Game screenshot; ©

Unfortunately, the wait-time to upgrade a building or train units can prove mind-numbingly long. And as there is essentially nothing else to do while waiting, Kingdoms of Middle-earth turns into a barely amusing distraction, rather than a game you’ll actively play. Just reaching a point where you can attack another city takes almost seven real-world days. Of course, you can always buy some mithril via in-app purchase to skip the wait (“$99.99: Best Value!”).

Alliances, or groups of players working together to dominate the game’s map, are Kingdoms of Middle-earth’s best feature, giving it a nice social edge. Conspiring to attack a rival alliance is rewarding, assuming you’re not squashed under the might of your enemy and lose all your resources.

The bottom line. While The Hobbit: Kingdoms of Middle-earth is enjoyable on a social level, the overall experience feels like a horrid chore.

Mac Life rating for The Hobbit: Kingdoms of Middle-earth 2.1

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RO80 Type Mag: a year in review

It’s been a busy year here at RO80 Type Mag. I created a Facebook fan page for the blog, and added over 100 new posts and uploaded more than 600 photos. And you read and viewed them. For that I thank you.

To give you a snapshot of the numbers behind the posts the stats helper monkeys prepared a 2012 annual report for my blog.

Here’s an excerpt:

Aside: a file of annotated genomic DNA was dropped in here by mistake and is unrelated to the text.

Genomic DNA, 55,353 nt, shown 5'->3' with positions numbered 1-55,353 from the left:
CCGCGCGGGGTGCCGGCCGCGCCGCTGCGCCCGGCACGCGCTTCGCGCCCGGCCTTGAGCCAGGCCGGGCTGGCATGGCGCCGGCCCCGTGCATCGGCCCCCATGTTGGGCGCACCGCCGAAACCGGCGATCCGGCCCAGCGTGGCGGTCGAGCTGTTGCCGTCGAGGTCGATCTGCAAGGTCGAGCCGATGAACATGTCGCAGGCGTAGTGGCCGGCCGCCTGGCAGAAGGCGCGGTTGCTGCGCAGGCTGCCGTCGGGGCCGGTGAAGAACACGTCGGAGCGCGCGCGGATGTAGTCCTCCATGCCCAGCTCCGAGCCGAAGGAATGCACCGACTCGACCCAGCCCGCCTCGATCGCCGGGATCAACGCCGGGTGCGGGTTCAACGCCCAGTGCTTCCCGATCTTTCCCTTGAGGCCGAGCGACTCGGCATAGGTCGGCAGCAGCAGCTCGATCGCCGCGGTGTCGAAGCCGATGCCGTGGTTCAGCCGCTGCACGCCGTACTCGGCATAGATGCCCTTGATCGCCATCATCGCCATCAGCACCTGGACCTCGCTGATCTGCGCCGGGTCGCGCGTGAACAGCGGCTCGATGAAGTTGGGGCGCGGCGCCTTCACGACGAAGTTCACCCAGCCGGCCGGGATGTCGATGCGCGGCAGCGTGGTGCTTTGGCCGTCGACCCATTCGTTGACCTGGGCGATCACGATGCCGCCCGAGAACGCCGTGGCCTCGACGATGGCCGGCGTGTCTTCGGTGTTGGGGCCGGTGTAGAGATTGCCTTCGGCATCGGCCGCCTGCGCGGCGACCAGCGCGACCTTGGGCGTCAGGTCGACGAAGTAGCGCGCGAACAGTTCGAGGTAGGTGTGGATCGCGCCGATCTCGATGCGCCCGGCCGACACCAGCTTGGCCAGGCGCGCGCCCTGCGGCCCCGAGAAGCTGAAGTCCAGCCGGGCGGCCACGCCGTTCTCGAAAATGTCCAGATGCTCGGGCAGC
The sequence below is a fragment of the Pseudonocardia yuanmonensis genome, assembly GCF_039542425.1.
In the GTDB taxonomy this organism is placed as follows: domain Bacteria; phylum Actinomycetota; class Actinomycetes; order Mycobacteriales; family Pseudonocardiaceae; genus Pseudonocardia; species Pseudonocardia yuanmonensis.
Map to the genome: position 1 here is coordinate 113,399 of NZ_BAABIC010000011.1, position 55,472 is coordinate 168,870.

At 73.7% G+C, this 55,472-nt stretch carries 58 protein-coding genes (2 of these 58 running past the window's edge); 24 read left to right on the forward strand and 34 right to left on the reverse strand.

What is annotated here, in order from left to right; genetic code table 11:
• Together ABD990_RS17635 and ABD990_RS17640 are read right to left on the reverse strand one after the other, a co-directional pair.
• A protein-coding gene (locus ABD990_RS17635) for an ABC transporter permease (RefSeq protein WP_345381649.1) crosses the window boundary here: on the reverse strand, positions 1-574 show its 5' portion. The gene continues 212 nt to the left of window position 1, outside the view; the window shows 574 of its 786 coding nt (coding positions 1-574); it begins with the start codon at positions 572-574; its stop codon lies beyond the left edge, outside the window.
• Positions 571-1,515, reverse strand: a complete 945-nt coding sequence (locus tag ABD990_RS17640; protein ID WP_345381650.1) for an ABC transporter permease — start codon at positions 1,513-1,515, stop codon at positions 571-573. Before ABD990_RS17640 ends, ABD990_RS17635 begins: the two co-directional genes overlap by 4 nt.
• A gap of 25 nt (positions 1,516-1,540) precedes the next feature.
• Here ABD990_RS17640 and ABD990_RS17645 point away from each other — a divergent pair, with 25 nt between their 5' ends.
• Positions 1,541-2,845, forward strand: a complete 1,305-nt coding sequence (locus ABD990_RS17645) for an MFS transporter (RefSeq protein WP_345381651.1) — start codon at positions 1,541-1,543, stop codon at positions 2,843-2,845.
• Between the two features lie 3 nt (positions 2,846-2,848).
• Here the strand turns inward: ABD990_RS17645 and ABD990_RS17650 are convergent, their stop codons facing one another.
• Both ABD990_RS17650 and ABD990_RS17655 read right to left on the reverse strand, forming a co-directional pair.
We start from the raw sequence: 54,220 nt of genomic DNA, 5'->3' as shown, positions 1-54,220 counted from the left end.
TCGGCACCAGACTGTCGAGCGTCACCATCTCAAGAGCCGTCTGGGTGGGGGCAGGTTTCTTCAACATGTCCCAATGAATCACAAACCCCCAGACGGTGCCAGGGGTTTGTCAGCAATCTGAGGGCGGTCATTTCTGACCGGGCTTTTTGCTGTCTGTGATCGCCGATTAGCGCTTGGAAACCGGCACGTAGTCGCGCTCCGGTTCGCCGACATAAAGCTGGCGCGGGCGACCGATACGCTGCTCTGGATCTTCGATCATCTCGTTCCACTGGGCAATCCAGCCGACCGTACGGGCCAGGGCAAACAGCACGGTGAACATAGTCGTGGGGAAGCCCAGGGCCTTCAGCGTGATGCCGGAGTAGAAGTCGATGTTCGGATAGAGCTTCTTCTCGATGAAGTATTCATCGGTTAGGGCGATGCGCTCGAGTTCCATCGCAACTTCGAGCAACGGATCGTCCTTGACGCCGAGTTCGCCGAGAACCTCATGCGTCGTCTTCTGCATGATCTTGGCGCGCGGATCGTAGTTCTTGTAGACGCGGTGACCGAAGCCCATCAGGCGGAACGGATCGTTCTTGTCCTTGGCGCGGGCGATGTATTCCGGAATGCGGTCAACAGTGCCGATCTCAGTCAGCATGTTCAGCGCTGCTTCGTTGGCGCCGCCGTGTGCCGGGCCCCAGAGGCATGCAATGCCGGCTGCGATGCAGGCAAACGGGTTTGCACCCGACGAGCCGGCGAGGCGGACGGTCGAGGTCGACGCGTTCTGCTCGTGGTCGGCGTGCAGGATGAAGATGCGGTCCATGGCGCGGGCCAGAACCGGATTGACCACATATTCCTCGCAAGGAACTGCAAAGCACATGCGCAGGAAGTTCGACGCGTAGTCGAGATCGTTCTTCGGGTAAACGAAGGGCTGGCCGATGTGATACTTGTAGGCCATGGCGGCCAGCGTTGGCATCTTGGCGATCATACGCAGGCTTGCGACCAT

4,329 films were submitted to the 2012 Cannes Film Festival. This blog had 19,000 views in 2012. If each view were a film, this blog would power 4 Film Festivals

Click here to see the complete report.

Have a Happy New Year!

– AF

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Merry Christmas, everyone

Merry Christmas 2012

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Pico-generated Facebook albums will soon be deleted

Camera function in Ameba Pico

Remember all those great moments you captured in Pico and saved to a Facebook album created by the game? Your entire album will be deleted by Ameba on December 28, 2012.

The announcement was made yesterday on the Facebook fan page … which will also disappear forever on the 28th.

Dear Pico users,  Thank you all for playing Pico World.  Although sadly our service is closed now, we really hope you all had a great fun and met wonderful people in Pico World. This fanpage will also be gone on December 28th (8:00 GMT) and at the same time, the Pico World Photo Album will be gone from your Facebook Album list. So please don't forget to save all your memorable pictures to your computer, before this date.  Thanks again for always loving Pico World.   Best, Pico World Staff

Make sure you download all of your photos … then re-upload to a new album that you create. It’s a pain, I know, but it’s the only way to save your memories.

– AF